The Raging Tide starts off as decidedly noir with a violent crime at night followed by shadowy visuals as the perp – Richard Conte in an expensive suit and tie topped by a fedora – hightails it on foot across the streets of San Francisco tagged by a pounding musical accompaniment and his anxious voice-over. There are only three ways out of Frisco, and the cops have wasted no time in jamming those exits shut – because Conte has incredulously tipped the police off by a phone-call from the crime-scene as part of a weird plan to establish an alibi. The alibi is soaking wet and falls apart in quick time. This is the first of more than a few plot holes. By circumstance he ends up on the waterfront and stows away on a fishing trawler heading out of Frisco Bay.  The melodrama engine is now chugging along at a nice clip.

Back in Frisco Conte has left a girl behind. Shelley Winters is pure magic in this role with her winsome charm and simple unaffected beauty. Add a decent cop, an aging fisherman and his rebellious son on the cusp of criminality, each played with considerable skill respectively by Stephen McNally, Charles Bickford, and Alex Nicol, and you have the stuff of a misty-eyed Hollywood redemption story.  Conte as the protagonist delivers in a nuanced portrayal that grapples with emotions and regrets, matters not always explored in b-pictures, and if you read the reviews of The Raging Tide on other noir blogs, matters considered unwelcome by some noir aficionados. I say there is more to film noir than shadows, wet asphalt, and dangerous femmes.

Director George Sherman, a journeyman who had made a string b-Westerns over a long Hollywood career and a b-noir, The Sleeping City, the year before, maintains visual interest with solid direction. Aided by his DP, the great Russell Metty, Sherman fashions two truly inspired scenes. The opening noir sequence and the climax aboard the fishing trawler in a savage storm out on the Pacific.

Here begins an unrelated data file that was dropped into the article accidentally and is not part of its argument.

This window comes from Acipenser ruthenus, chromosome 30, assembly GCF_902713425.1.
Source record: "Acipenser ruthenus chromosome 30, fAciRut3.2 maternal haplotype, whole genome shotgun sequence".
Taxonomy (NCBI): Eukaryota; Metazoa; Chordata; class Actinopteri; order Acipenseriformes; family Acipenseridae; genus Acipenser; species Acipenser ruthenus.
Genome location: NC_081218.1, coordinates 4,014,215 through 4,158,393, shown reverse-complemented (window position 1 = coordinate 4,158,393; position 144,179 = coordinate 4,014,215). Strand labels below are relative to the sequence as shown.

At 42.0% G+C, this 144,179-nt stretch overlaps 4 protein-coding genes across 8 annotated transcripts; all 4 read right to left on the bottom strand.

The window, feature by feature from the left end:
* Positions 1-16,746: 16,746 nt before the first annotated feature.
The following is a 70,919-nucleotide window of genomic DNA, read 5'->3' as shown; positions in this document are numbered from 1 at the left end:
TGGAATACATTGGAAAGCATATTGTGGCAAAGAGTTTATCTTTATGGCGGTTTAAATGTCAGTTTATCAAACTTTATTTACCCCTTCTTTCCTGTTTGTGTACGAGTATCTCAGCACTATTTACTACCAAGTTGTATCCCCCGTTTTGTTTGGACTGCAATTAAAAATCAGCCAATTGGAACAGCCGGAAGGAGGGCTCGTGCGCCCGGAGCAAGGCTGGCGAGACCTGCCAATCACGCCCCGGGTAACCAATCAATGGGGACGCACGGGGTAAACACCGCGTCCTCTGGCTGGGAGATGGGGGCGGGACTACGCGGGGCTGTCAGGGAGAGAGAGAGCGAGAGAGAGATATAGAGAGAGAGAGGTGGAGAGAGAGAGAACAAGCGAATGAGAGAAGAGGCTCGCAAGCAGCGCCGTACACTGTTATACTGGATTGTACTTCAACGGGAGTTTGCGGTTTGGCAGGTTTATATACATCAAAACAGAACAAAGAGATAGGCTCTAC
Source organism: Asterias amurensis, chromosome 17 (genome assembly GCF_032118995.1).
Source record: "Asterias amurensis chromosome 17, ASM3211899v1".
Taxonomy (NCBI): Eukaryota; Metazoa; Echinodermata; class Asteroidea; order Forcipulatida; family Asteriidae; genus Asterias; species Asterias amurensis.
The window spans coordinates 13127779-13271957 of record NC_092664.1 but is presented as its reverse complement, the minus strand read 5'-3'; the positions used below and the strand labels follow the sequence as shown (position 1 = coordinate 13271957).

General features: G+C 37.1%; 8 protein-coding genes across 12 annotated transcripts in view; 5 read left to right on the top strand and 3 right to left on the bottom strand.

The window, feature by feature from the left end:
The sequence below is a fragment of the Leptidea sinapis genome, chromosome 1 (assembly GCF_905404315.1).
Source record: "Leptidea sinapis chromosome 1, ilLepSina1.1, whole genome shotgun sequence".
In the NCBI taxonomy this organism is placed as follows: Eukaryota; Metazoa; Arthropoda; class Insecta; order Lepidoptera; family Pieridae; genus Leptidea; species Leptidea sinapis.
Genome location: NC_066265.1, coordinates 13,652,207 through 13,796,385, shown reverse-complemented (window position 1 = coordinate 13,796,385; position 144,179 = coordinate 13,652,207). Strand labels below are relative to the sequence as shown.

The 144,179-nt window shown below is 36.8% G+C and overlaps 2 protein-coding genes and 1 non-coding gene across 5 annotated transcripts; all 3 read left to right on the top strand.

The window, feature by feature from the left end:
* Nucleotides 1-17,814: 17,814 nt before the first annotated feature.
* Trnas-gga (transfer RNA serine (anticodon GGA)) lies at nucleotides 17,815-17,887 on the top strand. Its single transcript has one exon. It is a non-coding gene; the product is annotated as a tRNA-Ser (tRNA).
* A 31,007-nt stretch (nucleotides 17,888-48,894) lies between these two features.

As we are in noir territory, redemption costs, and while there are melodramatic trappings to the scenario, the sincerity of the venture elevates the movie to something greater than the sum of its parts.  Credit here should also go to Ernest K. Gann who adapted his own novel, Fiddler’s Green.

There are faults to be sure. Plot holes and longuers which focus on peripheral characters, and some corny humor, but they all go with the territory, and underscore the languor of Conte’s new life as his character evolves with the slow rhythm of the fisherman’s lot. Honest work without shame or grandeur. A decency which has been suppressed starts to emerge, and in its own fractured stuttering way changes the lives of others for the better.

So I am sucker for sentiment. Perhaps sentiment is about hope. About believing in hope. Hope that evil can be overcome, that with punishment also comes the possibility of redemption.  That though life in its patent absurdity does not bare too much thinking about, faith in something beyond the expedient, beyond selfishness, and in a spirit of humility, can imbue existence with a kind of meaning.

 

Noir Beat: Just ramblin’ and a new neo-noir short

New neo-noir short 'Killer's Sight
New neo-noir short ‘Killer’s Sight’

I have kept still long enough to pen this missive from the dark side.  The older you get the less you are satisfied, and the more impatient you become with that closing window of time. An urgency takes hold that counters lethargy yet perversely also saps commitment. Who cares if I do or don’t post?